Students from City of Glasgow College, Glasgow Kelvin College and South Lanarkshire College competed in the 2017 Incorporation of Masons Pre-Apprentice Competition in Bricklaying and Plastering last week, which took place in Glasgow Kelvin College.
In the plastering section, students were asked to render a rough wall with two coats of plaster to tight dimensions. It took most of the day to level the wall, set out the area to be plastered, mount the borders and then plaster and finish the wall to a highly smooth standard.
The competition was marked by Phil Inglis of City of Glasgow College and Lewis Anderson of South Lanarkshire College who were both impressed with the accuracy and quality of work by all the students. The winner was Declan Collins of South Lanarkshire College.
Like the Plastering Competition, the Bricklaying Competition was designed to stretch the students’ ability and also show the ability to work to a tight timeline. The judges for this competition were John Weir of City of Glasgow College, Jim Neil a retired Senior Lecturer from Kelvin College and Ian MacPherson of CITB. Once again the marking between students was very close, but the final winner was Matthew Callaghan from South Lanarkshire College.
Craig Bryce, the Past Deacon of the Incorporation of Masons, said; “We are incredibly grateful to the three colleges for organising and judging these competitions, especially when staff are so busy at this time of year ensuring the success of as many students as possible.”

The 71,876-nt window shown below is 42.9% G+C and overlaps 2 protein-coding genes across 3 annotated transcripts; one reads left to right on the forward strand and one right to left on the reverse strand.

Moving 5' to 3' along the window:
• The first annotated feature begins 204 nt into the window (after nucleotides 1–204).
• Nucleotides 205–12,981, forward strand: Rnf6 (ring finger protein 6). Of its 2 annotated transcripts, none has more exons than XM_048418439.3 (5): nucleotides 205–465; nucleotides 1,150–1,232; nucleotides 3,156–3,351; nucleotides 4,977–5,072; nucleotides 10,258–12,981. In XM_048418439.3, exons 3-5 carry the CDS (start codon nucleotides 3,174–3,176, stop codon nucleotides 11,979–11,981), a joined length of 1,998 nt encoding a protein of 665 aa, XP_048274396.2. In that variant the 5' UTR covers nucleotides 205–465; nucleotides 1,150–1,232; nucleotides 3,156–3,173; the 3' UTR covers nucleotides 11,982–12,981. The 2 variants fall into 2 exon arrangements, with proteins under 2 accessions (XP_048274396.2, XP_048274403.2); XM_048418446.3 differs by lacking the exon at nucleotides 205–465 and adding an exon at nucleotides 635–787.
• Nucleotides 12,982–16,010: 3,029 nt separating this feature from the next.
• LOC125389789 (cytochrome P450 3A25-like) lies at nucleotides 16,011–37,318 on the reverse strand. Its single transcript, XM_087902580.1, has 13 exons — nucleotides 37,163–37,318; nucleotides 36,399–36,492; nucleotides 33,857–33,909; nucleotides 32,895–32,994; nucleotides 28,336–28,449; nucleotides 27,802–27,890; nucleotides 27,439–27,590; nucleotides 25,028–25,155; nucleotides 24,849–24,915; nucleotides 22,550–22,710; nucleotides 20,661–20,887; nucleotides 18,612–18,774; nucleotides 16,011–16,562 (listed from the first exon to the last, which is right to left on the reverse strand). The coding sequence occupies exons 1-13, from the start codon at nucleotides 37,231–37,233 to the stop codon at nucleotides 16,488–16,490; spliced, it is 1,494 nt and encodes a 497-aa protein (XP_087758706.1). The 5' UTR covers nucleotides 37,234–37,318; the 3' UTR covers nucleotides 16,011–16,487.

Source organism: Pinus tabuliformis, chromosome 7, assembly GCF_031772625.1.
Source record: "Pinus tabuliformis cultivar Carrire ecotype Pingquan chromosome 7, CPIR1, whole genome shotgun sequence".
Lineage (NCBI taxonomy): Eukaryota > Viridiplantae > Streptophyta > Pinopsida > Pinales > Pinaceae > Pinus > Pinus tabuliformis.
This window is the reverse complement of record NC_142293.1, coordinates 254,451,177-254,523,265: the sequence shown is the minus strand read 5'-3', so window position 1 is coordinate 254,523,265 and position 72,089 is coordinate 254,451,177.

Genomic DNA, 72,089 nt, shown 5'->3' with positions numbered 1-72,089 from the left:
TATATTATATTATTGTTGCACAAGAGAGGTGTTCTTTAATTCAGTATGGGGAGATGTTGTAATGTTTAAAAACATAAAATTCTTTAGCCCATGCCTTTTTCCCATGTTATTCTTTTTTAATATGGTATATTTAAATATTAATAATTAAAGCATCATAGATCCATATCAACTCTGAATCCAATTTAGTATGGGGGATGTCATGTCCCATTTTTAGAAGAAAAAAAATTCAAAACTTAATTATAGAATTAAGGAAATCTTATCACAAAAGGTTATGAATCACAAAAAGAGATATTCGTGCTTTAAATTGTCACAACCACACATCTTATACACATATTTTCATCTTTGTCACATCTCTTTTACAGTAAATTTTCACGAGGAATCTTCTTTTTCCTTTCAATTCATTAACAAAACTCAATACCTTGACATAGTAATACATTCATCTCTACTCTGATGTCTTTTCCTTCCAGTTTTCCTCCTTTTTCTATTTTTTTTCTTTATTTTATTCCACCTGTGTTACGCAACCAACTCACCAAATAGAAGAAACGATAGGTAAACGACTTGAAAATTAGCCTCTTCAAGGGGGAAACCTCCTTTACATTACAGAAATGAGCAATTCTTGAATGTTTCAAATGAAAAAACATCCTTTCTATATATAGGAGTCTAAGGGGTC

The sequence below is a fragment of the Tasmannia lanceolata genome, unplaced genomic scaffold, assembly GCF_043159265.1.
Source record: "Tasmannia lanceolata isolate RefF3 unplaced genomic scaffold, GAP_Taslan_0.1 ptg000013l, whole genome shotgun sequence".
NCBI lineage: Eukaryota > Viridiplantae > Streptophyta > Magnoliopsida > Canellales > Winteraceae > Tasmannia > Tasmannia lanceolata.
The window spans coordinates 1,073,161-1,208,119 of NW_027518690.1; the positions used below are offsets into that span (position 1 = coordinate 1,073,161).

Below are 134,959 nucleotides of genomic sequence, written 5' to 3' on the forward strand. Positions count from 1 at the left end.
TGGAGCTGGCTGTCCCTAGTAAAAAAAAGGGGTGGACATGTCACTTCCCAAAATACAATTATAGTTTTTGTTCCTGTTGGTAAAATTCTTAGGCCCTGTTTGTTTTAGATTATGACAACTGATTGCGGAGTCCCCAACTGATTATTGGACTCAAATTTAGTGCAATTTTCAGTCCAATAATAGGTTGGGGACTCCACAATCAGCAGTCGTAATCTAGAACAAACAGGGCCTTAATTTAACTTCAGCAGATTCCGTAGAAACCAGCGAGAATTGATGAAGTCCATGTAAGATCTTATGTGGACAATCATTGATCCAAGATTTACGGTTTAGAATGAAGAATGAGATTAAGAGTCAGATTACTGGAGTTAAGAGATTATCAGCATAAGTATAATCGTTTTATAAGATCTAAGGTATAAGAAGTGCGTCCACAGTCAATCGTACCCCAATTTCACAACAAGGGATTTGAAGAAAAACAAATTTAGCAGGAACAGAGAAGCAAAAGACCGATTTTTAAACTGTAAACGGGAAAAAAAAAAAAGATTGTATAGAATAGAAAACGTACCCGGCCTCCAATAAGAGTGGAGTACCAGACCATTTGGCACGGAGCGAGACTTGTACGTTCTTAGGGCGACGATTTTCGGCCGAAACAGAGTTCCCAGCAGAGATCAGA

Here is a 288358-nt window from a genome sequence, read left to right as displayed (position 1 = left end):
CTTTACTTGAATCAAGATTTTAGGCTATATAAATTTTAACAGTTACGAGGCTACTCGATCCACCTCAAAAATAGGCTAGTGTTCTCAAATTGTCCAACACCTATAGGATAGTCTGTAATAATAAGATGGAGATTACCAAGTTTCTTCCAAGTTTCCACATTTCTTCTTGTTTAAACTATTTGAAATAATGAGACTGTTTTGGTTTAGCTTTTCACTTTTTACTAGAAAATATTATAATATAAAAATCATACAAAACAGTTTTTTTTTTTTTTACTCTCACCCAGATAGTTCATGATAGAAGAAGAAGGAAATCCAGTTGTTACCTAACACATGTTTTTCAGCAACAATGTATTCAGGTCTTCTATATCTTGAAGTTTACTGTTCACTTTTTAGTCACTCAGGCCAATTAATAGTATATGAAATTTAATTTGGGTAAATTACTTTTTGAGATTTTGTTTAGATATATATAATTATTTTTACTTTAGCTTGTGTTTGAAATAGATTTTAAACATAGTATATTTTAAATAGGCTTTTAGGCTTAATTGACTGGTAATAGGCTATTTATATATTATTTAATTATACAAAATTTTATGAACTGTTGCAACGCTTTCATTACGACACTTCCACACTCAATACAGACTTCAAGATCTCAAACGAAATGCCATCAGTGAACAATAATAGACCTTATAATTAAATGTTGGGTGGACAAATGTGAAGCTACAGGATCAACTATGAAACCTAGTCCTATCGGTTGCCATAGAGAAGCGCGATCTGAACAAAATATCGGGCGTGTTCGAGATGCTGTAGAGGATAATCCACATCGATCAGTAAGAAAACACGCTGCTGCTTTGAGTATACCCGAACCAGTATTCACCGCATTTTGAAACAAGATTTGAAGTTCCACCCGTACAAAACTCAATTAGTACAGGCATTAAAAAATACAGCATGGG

Craig continued; “All the competitors did a marvellous job producing an outstanding level of work and enjoyed seeing their counterparts in action.”
The winners of the competitions will both receive a cheque for £100, a certificate, a golden medal and an invitation to the Deacon’s Choosing Dinner as guests of the Incorporation of Masons.
The Incorporation of Mason’s traditions are rooted in the Trades of Glasgow – having been established to protect the stonemasons and the City of Glasgow from poor workmanship when Glasgow Cathedral was being built – and is not connected to the Freemasons. It presents prizes and an annual bursary to students and makes donations to worthy causes, maintaining its charitable work over the centuries.